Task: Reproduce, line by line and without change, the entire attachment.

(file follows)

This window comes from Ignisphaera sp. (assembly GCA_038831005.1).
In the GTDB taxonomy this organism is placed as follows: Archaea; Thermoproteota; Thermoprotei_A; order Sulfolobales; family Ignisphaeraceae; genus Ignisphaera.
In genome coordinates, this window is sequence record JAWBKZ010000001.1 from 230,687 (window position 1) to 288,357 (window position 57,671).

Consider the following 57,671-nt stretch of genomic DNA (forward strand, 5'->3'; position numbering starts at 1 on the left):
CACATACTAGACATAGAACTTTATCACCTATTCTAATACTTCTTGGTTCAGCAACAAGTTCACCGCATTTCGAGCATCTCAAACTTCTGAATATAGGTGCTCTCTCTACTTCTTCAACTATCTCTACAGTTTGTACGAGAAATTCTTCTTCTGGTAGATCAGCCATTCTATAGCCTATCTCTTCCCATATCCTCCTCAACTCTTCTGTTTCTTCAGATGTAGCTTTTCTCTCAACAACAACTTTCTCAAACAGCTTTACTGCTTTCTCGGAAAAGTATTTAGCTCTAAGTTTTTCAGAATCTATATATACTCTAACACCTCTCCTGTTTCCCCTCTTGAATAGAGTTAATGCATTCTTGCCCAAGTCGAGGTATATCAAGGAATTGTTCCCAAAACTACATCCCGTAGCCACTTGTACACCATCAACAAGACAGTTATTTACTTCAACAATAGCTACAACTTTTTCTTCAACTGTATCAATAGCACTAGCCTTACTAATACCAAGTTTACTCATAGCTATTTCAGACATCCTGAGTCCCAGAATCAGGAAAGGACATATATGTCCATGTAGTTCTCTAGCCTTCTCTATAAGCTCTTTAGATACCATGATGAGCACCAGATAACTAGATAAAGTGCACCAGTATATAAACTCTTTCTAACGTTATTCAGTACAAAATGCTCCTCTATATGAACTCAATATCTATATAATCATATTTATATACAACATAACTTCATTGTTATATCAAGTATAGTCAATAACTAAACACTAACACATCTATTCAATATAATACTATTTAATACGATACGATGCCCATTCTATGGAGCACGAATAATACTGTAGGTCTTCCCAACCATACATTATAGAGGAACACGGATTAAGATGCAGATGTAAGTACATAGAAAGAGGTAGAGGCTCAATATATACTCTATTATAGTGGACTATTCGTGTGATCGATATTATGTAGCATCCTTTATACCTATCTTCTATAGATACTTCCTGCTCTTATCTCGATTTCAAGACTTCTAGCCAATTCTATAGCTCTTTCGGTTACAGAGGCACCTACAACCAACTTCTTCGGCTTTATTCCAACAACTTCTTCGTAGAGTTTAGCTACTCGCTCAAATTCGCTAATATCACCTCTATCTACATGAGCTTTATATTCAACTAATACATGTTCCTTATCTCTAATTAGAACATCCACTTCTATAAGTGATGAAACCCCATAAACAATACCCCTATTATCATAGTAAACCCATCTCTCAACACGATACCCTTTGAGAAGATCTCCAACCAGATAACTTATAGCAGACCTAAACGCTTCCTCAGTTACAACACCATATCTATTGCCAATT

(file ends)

This window comes from Ignisphaera sp. (assembly GCA_038831005.1).
In the GTDB taxonomy this organism is placed as follows: Archaea; Thermoproteota; Thermoprotei_A; order Sulfolobales; family Ignisphaeraceae; genus Ignisphaera.
In genome coordinates, this window is sequence record JAWBKZ010000001.1 from 230,687 (window position 1) to 288,357 (window position 57,671).

Consider the following 57,671-nt stretch of genomic DNA (forward strand, 5'->3'; position numbering starts at 1 on the left):
CACATACTAGACATAGAACTTTATCACCTATTCTAATACTTCTTGGTTCAGCAACAAGTTCACCGCATTTCGAGCATCTCAAACTTCTGAATATAGGTGCTCTCTCTACTTCTTCAACTATCTCTACAGTTTGTACGAGAAATTCTTCTTCTGGTAGATCAGCCATTCTATAGCCTATCTCTTCCCATATCCTCCTCAACTCTTCTGTTTCTTCAGATGTAGCTTTTCTCTCAACAACAACTTTCTCAAACAGCTTTACTGCTTTCTCGGAAAAGTATTTAGCTCTAAGTTTTTCAGAATCTATATATACTCTAACACCTCTCCTGTTTCCCCTCTTGAATAGAGTTAATGCATTCTTGCCCAAGTCGAGGTATATCAAGGAATTGTTCCCAAAACTACATCCCGTAGCCACTTGTACACCATCAACAAGACAGTTATTTACTTCAACAATAGCTACAACTTTTTCTTCAACTGTATCAATAGCACTAGCCTTACTAATACCAAGTTTACTCATAGCTATTTCAGACATCCTGAGTCCCAGAATCAGGAAAGGACATATATGTCCATGTAGTTCTCTAGCCTTCTCTATAAGCTCTTTAGATACCATGATGAGCACCAGATAACTAGATAAAGTGCACCAGTATATAAACTCTTTCTAACGTTATTCAGTACAAAATGCTCCTCTATATGAACTCAATATCTATATAATCATATTTATATACAACATAACTTCATTGTTATATCAAGTATAGTCAATAACTAAACACTAACACATCTATTCAATATAATACTATTTAATACGATACGATGCCCATTCTATGGAGCACGAATAATACTGTAGGTCTTCCCAACCATACATTATAGAGGAACACGGATTAAGATGCAGATGTAAGTACATAGAAAGAGGTAGAGGCTCAATATATACTCTATTATAGTGGACTATTCGTGTGATCGATATTATGTAGCATCCTTTATACCTATCTTCTATAGATACTTCCTGCTCTTATCTCGATTTCAAGACTTCTAGCCAATTCTATAGCTCTTTCGGTTACAGAGGCACCTACAACCAACTTCTTCGGCTTTATTCCAACAACTTCTTCGTAGAGTTTAGCTACTCGCTCAAATTCGCTAATATCACCTCTATCTACATGAGCTTTATATTCAACTAATACATGTTCCTTATCTCTAATTAGAACATCCACTTCTATAAGTGATGAAACCCCATAAACAATACCCCTATTATCATAGTAAACCCATCTCTCAACACGATACCCTTTGAGAAGATCTCCAACCAGATAACTTATAGCAGACCTAAACGCTTCCTCAGTTACAACACCATATCTATTGCCAATT